Key Decentralized Clinical Trial Terms
Bring Your Own Device (BYOD) – Also called bring your own technology, bring your own phone, and bring your own personal computer —refers to being allowed to use one’s personally owned device, rather than being required to use an officially provided device. BYOD is an important part of the approach to DCTs.
Decentralized Clinical Trial (DCT) – Decentralized trials, also known as hybrid trials, virtual(ized) clinical trials, remote trials, and direct-to-patient trials, employ a method of conducting clinical trials where parts or all of the trial happen outside a traditional physical clinic or trial site. Example elements of a DCT include the use of apps or websites for telemedicine, to provide information, to gain consent, and to report symptoms. DCT can also include mobile health units, home care and monitoring, and therapies or medication shipped directly to patients. Any trial procedures that don’t require a visit to the trial site are part of a DCT.
Direct-to-Patient (DtP) services – Brings investigational medicinal products directly to a patient’s home, bypassing the need for the patient to travel directly to a site.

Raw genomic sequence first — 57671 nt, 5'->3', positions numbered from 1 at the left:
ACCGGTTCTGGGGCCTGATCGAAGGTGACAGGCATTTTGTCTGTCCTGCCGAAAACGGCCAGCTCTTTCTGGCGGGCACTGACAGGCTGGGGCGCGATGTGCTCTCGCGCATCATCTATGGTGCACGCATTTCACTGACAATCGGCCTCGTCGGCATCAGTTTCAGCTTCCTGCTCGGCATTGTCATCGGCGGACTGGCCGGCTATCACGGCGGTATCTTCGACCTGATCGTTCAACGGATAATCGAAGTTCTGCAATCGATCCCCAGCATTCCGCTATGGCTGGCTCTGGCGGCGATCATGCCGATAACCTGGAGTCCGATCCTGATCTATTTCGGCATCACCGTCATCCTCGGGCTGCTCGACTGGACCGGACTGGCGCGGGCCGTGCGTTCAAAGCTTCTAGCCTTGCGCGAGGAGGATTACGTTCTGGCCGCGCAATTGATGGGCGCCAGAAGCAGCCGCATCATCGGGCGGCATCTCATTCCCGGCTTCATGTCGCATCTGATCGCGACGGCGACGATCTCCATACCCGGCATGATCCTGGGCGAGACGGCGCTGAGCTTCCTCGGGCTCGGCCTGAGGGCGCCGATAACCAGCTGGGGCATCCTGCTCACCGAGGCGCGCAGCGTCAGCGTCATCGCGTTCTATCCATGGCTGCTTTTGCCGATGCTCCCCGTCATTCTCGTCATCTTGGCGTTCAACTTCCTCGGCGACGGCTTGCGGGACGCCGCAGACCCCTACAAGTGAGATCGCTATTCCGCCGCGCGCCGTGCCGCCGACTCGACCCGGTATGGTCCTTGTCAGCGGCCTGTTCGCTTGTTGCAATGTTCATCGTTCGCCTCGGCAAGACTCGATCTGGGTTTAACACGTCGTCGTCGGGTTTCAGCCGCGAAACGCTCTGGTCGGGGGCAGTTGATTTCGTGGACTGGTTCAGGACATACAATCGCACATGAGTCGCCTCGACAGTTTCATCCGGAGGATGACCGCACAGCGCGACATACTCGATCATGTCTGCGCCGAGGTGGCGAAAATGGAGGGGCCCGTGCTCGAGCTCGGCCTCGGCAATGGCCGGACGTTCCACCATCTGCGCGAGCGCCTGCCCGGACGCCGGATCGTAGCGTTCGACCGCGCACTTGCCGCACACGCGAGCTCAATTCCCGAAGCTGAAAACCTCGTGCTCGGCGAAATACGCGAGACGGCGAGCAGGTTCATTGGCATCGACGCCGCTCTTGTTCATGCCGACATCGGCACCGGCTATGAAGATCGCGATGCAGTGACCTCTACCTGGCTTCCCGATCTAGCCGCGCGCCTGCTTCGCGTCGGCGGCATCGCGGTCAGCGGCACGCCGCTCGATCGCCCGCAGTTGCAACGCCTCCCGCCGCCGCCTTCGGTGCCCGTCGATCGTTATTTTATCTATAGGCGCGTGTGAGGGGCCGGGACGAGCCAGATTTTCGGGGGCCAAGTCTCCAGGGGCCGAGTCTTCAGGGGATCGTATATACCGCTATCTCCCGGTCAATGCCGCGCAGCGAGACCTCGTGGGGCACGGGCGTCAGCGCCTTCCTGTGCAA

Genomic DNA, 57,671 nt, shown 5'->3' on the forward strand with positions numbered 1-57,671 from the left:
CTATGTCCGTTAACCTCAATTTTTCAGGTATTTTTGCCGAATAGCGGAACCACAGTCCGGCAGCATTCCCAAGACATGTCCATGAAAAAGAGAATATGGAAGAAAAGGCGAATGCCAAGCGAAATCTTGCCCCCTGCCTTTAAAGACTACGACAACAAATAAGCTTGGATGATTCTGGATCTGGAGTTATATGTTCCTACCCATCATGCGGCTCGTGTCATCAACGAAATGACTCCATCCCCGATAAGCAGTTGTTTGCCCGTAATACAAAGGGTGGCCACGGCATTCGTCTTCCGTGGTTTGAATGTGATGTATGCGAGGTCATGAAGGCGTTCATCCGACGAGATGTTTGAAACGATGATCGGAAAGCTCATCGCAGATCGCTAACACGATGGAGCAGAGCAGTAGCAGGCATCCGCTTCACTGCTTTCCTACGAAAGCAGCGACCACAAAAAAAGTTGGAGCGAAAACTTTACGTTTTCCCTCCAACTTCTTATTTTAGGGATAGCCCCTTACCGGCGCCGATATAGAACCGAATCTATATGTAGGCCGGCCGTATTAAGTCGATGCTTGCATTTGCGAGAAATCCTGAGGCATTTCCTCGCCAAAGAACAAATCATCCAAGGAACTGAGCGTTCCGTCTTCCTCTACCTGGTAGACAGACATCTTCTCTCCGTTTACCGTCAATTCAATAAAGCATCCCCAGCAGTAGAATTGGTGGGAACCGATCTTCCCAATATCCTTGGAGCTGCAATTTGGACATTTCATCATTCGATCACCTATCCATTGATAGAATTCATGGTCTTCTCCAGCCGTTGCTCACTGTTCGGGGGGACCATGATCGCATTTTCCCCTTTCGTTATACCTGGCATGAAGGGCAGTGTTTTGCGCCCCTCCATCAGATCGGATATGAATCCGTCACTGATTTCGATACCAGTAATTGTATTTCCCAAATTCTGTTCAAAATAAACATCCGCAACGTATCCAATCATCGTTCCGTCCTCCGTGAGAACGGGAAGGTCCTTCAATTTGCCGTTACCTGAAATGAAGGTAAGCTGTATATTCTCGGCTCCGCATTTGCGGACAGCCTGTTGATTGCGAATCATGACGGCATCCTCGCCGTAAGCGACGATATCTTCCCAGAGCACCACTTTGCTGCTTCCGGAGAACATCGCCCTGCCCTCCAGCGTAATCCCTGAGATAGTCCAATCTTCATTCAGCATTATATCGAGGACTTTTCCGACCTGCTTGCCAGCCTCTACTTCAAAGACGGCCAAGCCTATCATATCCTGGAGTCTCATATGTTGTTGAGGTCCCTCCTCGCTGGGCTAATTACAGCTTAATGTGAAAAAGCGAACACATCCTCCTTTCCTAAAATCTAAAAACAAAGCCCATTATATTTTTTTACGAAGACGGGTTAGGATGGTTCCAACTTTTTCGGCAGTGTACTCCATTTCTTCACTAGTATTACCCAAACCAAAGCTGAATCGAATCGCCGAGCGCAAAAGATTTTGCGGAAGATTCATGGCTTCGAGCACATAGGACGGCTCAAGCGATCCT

Electronic Consent (eConsent) – Electronic consent (eConsent) is used in lieu of traditional paper and wet signatures gathered at a site and enables patients to learn about their studies through an educational video,followed by written details and guidelines.
Electronic Clinical Outcome Assessment (eCOA) – Measures and records how a patient is feeling or functioning. It is used as part of a clinical trial to measure the efficacy of a health intervention.
Electronic Data Capture (EDC) is a computerized system designed for the collection of clinical data in electronic format for use mainly in clinical trials. EDC replaces the former paper-based data collection methodology to streamline data collection and expedite the time to market for drugs and medical devices.
Electronic Medical Records (EMRs) are a digital version of the paper charts in the clinician’s office. An EMR typically contains the medical and treatment history of the patients in one practice.
Electronic Patient-Reported Outcome (ePRO) – Electronic patient-reported outcomes (ePRO) in a clinical trial allow patients to answer questions and report on their health through an electronic device, such as a smartphone or tablet.
Patient Centricity – Outcome analysis based on patient’s perspective, measuring patient’s wellness and quality of life and not just reversal of disease or extension of longevity.
Remote Monitoring – Monitoring of specific and often high-risk clinical trial activities performed by the monitor at a location that is removed from the investigative site. Remote monitoring is often used in combination with reduced source data verification (SDV) and reduced source document review (SDR).
Virtual Trial – Also known as decentralized clinical trial (DCT).